April 5: The FDA expanded the patient population of AstraZeneca’s Fasenra (benralizumab) to include the add-on maintenance treatment of people aged 6 to 11 with severe asthma with an eosinophilic phenotype. The agency first approved the interleukin-5 receptor alpha-directed cytolytic monoclonal antibody on Nov. 14, 2017. Dosing for the newest indication for pediatric patients weighing less than 35 kg is 10 mg via subcutaneous injection every four weeks for the first three doses and then once every eight weeks; for those at least 35 kg, dosing is 30 mg every four weeks, followed by once every eight weeks. The list price for one 30 mg/mL solution is $5,511.41.

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Older Drug Gets New Indication for Use in Aggressive Cancer

A drug that the FDA first approved more than a decade ago was recently approved for the first-line treatment of an aggressive blood cancer. One clinical trial showed that people on the agent experienced complete remission more than twice as often as those on a comparator therapy.

On March 19, the FDA gave accelerated approval to Takeda Pharmaceuticals U.S.A., Inc.’s Iclusig (ponatinib) in combination with chemotherapy for the treatment of adults with newly diagnosed Philadelphia chromosome-positive acute lymphoblastic leukemia (Ph+ ALL). The newest application had priority review and orphan drug designation, and its review used the Real-Time Oncology Review and the Assessment Aid.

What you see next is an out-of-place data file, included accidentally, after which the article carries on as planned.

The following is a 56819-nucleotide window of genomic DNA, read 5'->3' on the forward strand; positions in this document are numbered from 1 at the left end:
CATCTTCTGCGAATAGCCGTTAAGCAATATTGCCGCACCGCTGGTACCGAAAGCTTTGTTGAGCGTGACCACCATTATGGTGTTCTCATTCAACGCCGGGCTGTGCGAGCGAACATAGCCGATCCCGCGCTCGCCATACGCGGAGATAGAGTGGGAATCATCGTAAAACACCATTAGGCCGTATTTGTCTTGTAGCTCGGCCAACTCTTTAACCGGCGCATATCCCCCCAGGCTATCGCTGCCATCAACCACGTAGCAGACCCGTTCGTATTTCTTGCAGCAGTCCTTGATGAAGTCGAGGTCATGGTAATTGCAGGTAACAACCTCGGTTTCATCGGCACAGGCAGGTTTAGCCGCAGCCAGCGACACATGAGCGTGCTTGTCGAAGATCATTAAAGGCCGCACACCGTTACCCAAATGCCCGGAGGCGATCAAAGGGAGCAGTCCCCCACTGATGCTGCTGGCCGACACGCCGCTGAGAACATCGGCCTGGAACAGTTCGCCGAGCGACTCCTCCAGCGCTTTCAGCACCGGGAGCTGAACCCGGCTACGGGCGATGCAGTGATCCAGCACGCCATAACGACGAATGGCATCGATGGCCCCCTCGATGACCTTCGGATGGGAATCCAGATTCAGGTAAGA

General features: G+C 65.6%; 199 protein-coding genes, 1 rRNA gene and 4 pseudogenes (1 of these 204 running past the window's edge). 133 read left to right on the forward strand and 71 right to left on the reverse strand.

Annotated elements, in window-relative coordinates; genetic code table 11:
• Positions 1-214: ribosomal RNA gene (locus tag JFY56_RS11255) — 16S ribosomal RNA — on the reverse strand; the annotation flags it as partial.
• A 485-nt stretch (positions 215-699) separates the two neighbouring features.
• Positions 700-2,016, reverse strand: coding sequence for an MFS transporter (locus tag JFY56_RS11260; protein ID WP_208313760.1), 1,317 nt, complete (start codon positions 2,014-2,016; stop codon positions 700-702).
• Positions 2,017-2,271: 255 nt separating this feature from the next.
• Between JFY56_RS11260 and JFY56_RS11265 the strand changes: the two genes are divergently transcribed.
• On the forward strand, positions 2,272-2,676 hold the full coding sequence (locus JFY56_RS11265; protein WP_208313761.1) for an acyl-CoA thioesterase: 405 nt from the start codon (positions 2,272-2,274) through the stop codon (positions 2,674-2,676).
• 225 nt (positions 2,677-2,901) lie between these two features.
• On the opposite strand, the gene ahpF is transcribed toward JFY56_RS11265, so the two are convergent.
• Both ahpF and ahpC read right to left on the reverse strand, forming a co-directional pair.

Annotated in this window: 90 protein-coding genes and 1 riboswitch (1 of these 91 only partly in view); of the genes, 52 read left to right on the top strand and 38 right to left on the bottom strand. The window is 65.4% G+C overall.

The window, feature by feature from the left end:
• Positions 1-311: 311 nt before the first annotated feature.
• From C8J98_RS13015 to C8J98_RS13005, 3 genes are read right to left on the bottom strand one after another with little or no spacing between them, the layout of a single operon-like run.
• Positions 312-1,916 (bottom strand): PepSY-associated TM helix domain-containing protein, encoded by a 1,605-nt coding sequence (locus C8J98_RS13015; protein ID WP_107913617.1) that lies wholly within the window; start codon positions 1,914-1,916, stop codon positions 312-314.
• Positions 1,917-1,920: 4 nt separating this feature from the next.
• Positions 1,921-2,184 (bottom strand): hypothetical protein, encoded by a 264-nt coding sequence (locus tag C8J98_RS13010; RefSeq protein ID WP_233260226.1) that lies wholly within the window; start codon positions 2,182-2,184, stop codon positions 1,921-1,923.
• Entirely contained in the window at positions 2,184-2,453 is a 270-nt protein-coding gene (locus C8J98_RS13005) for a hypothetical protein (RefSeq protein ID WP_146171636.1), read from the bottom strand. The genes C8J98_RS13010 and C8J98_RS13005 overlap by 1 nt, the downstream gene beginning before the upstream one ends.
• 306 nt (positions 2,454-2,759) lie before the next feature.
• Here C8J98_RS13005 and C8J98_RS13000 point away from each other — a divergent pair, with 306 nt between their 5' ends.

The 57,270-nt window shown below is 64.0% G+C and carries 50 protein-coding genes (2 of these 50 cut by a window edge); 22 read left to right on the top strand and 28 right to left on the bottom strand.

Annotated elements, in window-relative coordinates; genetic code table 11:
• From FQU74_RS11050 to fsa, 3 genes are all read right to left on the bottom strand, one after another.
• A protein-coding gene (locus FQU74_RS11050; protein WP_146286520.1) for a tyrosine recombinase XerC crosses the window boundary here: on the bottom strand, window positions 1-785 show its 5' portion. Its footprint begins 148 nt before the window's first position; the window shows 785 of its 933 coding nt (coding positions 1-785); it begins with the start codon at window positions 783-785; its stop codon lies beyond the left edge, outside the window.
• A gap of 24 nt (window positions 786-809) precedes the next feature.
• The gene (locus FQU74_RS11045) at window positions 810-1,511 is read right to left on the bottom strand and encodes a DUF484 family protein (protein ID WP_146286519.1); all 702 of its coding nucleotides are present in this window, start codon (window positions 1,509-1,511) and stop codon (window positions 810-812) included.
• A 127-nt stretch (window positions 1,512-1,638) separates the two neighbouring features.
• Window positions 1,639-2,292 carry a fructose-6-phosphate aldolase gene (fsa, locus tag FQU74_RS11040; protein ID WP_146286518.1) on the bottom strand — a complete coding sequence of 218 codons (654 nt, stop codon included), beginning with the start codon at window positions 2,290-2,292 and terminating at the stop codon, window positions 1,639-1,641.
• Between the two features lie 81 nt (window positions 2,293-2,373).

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New FDA Approvals: FDA Approves BeiGene’s Tevimbra

March 13: The FDA approved BeiGene, Ltd.’s Tevimbra (tislelizumab-jsgr) for the treatment of adults with unresectable or metastatic esophageal squamous cell carcinoma after prior systemic chemotherapy that did not include a programmed death receptor-1 (PD-1)/programmed death-ligand 1 (PD-L1) inhibitor. Recommended dosing for the PD-1 inhibitor is 200 mg via intravenous infusion once every three weeks. The initial dose is administered over 60 minutes; if it is tolerated, subsequent doses can be administered over 30 minutes. The drug will be available in the second half of 2024.

March 13: The FDA gave an additional indication to Mirum Pharmaceuticals, Inc.’s Livmarli (maralixibat) for the treatment of cholestatic pruritus in people at least 5 years old with progressive familial intrahepatic cholestasis (PFIC). The agency first approved the ileal bile acid transporter inhibitor on Sept. 29, 2021. The new indication has orphan drug designation, as well as breakthrough therapy designation for PFIC type 2. The starting dose for the newest use of the oral solution is 285 mcg/kg once daily in the morning, increasing to 285 mcg/kg twice daily, then 428 mcg/kg twice daily and then 570 mcg/kg twice daily. Drugs.com lists the price of 9.5 mg/mL for 30 milliliters as more than $56,239.